Dungeon crawlers are a rare commodity these days, especially if you passed on theClaDun titles released on the PSP due to their niche nature. NIS America, hoping to entice newcomers to the dungeon crawling genre, has made subtle changes to the classic formula with Legasista. Combine this with an endless supply of randomly generated dungeons and we are have a dungeon crawler that can ease in newcomers to a dying genre.
As we begin, our hero Alto, who can be best described as your stereotypical JRPG character, ventures forth on a quest to break the curse that has crystallized his sister. Sounds awfully familiar to another JRPG doesn’t it? Only an ancient weapon has the power to break the curse, so the natural choice is to head to a long lost Forbidden Tower. Before even finishing the tutorial dungeon the search ends as the ancient weapon appears before Alto, although it does try to kill you.
Before Alto is vaporized into a million pieces, the Ancient Weapons – who happens to be a young girl-droid – loses her memory and when she comes to, she has no knowledge about being a weapon of any sort. Yes, I know yet another amnesia story in a JRPG. Exploring the dungeons, you must find “data” and feed it to the her to restore her memory little by little. Along the way some very unique characters will join your party and provide some humorous dialogue. In typical JRPG fashion, the story progresses through dialogue scenes static characters appearing on screen. Hopefully you don’t mind reading; as all of the voice work is in Japanese.
Looking past a rather ho hum story and the stereotypical main character, Legasista has one of the deepest character customization and inventory systems imaginable. Jobs can be changed on a whim and equipping items will have a positive or negative on specific characters stats. For those who aren’t looking to spend an entire night going through each and every item, there is an auto-equip that will select the best items that are available.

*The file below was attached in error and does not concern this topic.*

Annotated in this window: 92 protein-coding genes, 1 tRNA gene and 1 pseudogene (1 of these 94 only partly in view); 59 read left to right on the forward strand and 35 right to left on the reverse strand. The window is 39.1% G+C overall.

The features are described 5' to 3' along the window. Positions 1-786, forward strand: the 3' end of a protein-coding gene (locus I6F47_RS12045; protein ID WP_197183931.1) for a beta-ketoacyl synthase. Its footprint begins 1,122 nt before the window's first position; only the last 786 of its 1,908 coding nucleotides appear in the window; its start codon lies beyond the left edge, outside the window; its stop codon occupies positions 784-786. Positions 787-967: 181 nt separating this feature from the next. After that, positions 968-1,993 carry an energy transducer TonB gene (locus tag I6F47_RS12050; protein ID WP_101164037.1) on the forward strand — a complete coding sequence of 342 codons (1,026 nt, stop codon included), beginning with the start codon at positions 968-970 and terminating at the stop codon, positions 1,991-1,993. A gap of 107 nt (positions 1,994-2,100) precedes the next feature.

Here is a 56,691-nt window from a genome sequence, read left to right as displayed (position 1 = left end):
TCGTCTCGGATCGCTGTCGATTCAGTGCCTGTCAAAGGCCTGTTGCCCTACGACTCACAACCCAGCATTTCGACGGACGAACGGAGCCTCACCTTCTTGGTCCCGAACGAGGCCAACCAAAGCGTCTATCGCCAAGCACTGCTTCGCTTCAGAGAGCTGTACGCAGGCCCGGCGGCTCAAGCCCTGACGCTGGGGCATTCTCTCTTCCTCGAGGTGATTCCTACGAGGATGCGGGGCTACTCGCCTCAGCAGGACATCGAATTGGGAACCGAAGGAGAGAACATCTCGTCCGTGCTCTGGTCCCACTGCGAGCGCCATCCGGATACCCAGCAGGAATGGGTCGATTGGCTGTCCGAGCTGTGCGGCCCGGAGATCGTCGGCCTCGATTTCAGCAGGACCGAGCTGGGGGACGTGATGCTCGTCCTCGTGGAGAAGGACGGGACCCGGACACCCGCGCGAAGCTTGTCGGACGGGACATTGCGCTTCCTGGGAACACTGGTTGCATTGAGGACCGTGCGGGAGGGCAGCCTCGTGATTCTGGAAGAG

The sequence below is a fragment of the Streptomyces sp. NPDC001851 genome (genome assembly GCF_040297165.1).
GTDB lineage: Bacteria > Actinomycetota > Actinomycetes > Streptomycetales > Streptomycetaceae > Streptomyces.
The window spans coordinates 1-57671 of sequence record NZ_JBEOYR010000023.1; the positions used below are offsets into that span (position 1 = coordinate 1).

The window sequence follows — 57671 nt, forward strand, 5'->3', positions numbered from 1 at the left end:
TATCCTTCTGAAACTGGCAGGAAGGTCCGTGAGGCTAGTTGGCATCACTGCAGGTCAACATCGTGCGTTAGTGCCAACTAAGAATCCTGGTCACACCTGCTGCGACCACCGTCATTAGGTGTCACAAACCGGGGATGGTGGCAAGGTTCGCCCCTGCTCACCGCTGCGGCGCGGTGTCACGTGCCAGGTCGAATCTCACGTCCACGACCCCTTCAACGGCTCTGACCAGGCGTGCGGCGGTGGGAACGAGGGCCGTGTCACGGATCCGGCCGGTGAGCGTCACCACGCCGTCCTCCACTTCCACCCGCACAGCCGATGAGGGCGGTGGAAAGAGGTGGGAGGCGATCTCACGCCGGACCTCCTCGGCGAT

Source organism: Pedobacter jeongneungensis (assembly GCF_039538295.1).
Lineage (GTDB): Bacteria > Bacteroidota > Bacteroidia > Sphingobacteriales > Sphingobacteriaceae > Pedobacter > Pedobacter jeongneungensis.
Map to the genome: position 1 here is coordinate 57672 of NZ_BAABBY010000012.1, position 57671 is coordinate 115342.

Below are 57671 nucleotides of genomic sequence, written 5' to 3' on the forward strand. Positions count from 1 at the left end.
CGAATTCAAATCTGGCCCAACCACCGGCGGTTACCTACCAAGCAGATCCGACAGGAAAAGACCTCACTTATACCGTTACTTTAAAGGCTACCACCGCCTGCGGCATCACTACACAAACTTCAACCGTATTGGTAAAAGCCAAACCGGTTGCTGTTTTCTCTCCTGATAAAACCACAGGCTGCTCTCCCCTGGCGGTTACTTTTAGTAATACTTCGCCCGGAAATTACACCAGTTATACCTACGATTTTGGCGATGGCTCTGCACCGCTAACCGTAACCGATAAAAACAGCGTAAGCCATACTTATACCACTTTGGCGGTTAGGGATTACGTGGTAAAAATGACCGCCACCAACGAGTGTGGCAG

Dungeons themselves are quite basic and simple in their design with each floor only utilizing a few different blocks giving everything a clean, but boring appearance. Th combat plays out differently than in any other RPG game that I have played previously. Once you lose all of your hit points, your armor will begin to take damage. Once your armor hits zero, it breaks and won’t be able to be used ever again, while you will be sent back to the entrance to the tower known as the Railyard. Combat consists of figuring out how to exploit enemies so that you can hit them and they will miss every time.
With its randomly generated dungeons, Legasista seems to have an unyielding amount of content to offer players along with tons – and I really mean tons – of character customization. The story carries on the tradition of using overused cliches and the combat is simplistic at best once you figure out how to attack each enemy, but there is something still enjoyable about Legasista.
Note: The Legasista review was written based on the PS3 version of the game.